Once you have ensured you have followed the instructions and are ready to check your assignment. You may click the "Start checking assignments" button located in the Submissions tab of your assignment. See below for more information about assignment checking.

Checking your submissions

Congratulations, you have completed everything required to start checking, your results are almost here. This section will explain the various check types you may run with your submissions.

Peer Check

The peer check is the default required test, which will check all provided submissions against each other for similarity. This test yields local similarity results within the grouped submissions.

Database Check

The database check will additionally check all provided submissions against a database of over 100 million sources of code from public repositories as well as Codequiry's proprietary code database.

Web Check

The web check will additionally check all provided submissions against 2 billion sources live on the web. This includes popular sites of code copying such as Stackoverflow.

Once you have selected the tests you wish to run, you can start the checking process! Depending on the amount of submissions and code provided, as well as server load your assignment checking speed will vary. However, you should expect results instantly or within minutes.

Interpreting the checking results

Now that your assignment has been successfully checked, it's time to breakdown those results so you can understand how to interpret the data and visualizations. You will find two new pages available for viewing, "Overview" and "Results". Below you will find more information on what you will see in these pages and how to interpret what you are seeing.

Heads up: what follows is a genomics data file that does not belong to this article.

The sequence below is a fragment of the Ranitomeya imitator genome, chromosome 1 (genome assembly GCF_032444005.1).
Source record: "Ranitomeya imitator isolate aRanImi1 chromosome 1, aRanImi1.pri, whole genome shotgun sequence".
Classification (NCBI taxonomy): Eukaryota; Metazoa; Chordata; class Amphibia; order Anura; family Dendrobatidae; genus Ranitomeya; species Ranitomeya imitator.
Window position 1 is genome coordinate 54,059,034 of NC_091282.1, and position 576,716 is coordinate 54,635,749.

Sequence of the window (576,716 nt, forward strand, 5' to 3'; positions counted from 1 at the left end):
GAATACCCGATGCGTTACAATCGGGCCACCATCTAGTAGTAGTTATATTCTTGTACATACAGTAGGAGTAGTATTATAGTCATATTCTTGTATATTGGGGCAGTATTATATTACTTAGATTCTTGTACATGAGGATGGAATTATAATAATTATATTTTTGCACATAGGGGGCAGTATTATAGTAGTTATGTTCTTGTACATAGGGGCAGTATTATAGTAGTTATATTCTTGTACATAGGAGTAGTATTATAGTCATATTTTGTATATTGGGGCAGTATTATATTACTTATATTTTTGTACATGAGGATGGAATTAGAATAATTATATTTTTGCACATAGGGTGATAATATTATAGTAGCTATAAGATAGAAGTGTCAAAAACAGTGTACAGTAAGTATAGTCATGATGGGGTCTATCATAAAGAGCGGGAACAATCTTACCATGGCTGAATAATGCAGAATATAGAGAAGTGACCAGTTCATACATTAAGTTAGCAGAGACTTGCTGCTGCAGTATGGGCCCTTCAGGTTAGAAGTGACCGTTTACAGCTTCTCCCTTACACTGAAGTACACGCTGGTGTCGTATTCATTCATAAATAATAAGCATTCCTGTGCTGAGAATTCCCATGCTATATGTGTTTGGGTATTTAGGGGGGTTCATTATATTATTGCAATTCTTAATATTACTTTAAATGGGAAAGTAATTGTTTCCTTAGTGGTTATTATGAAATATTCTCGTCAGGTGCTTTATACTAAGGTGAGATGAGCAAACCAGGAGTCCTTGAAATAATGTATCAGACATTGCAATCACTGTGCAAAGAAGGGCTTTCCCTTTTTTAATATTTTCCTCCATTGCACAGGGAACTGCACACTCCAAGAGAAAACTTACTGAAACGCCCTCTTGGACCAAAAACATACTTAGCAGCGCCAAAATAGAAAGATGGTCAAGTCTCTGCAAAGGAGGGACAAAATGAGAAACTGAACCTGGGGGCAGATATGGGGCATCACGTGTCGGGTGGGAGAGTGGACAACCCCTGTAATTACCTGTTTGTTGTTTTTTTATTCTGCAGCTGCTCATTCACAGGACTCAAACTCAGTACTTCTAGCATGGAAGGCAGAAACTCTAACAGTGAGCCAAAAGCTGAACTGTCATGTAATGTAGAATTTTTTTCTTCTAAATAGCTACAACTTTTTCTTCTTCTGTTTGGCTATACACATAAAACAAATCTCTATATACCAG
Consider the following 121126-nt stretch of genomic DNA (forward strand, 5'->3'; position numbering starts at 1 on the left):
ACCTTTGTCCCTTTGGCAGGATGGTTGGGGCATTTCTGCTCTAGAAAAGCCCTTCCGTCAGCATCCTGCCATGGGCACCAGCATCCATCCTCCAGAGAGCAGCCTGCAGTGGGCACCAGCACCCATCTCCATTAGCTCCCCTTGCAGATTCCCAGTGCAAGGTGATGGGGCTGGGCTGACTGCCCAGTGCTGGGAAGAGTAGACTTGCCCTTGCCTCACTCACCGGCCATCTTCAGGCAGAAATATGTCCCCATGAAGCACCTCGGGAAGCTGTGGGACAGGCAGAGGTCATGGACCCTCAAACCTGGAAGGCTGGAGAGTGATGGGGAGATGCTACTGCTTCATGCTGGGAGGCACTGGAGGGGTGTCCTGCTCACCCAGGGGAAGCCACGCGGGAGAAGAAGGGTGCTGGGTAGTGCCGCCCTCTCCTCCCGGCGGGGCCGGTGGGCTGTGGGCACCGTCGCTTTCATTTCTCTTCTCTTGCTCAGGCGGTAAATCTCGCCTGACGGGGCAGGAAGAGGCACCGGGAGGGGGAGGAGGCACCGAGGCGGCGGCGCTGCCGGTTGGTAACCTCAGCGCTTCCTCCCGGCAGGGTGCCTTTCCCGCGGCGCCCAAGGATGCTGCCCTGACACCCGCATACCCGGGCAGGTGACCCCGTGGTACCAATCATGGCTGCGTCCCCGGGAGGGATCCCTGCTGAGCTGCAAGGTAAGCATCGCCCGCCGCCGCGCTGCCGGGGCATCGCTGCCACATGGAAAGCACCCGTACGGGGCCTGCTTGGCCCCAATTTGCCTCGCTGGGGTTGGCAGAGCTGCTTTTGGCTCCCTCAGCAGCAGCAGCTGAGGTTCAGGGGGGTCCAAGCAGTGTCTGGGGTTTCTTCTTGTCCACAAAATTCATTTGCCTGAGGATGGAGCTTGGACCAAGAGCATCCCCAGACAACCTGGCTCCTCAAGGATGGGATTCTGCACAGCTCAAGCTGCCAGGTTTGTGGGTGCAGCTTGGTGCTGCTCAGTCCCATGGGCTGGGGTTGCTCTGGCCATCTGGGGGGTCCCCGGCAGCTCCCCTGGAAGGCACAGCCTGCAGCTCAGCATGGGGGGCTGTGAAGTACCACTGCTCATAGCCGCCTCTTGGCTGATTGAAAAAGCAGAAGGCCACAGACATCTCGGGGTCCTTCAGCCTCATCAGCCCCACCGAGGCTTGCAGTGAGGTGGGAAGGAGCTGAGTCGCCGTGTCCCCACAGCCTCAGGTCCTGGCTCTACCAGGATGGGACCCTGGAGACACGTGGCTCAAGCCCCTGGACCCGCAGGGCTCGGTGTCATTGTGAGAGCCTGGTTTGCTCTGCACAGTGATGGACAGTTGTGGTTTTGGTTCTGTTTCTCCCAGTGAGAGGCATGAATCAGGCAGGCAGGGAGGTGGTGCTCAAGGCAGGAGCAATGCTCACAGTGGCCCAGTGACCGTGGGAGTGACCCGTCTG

The overview page will show you a birds eye view of similarity and scores for local checking (Peer Check).

  • Cluster Graph

    A big part of this page is taken up by the cluster graph, which gives you a nice visual representation of how similar submissions are to one another. The big thing to spot here is the distance between submissions. This shows how similar overall the submission is. An instant red flag is a cluster of submissions, which can potentially show collaboration or sharing of code.

  • Score Bar Chart

    The score bar chart displays all submissions with their highest comparison score shown.

  • Similarity Table

    The similarity table shows all comparisons made with the similarity score for each submission comparison. You can sort through by the highest similarity to see potential peer code plagiarism.

  • Results

    The results page is the place to see a submission's results in detail. You will be able to see highlighted matches as well as matches from Peer, Database, and Web Check.

  • File Viewer

    The file viewer allows you to cycle through parsed source code files along with highlighted matches.

  • Match Explorer

    The match explorer will display all matches found for the current selected file. Peer matches are displayed first along with a similarity score, then database matches, and then web matches. Clicking a match will open the file side by side with the match found, if it is a web match you will also be provided with the URL of the web page found.

  • Result Scores

    You will be able to see the overall scores for the selected submission such as the maximum, average, peer, database, and web scores. These scores are very open to interpretation, however we do our best to provide insight into the details of the score according to statistics performed for the assignment.

  • Source Makeup

    The source makeup pie chart will given an overall estimate of the composition makeup for the selected submission. It includes the percentage of original content, peer matched content, database matched content, and web matched content. This is only an estimate and may not be accurate, so you will need to examine in more detail if the percentages seem alarming.

All data from checking results should be taken with a grain of salt. Codequiry never guarantees if a submission has been plagiarised, it is up to the person performing the tests to determine if the submission has, in fact, been plagiarised. Percentages and scores are an estimate according to our similarity threshold and do not represent actual values.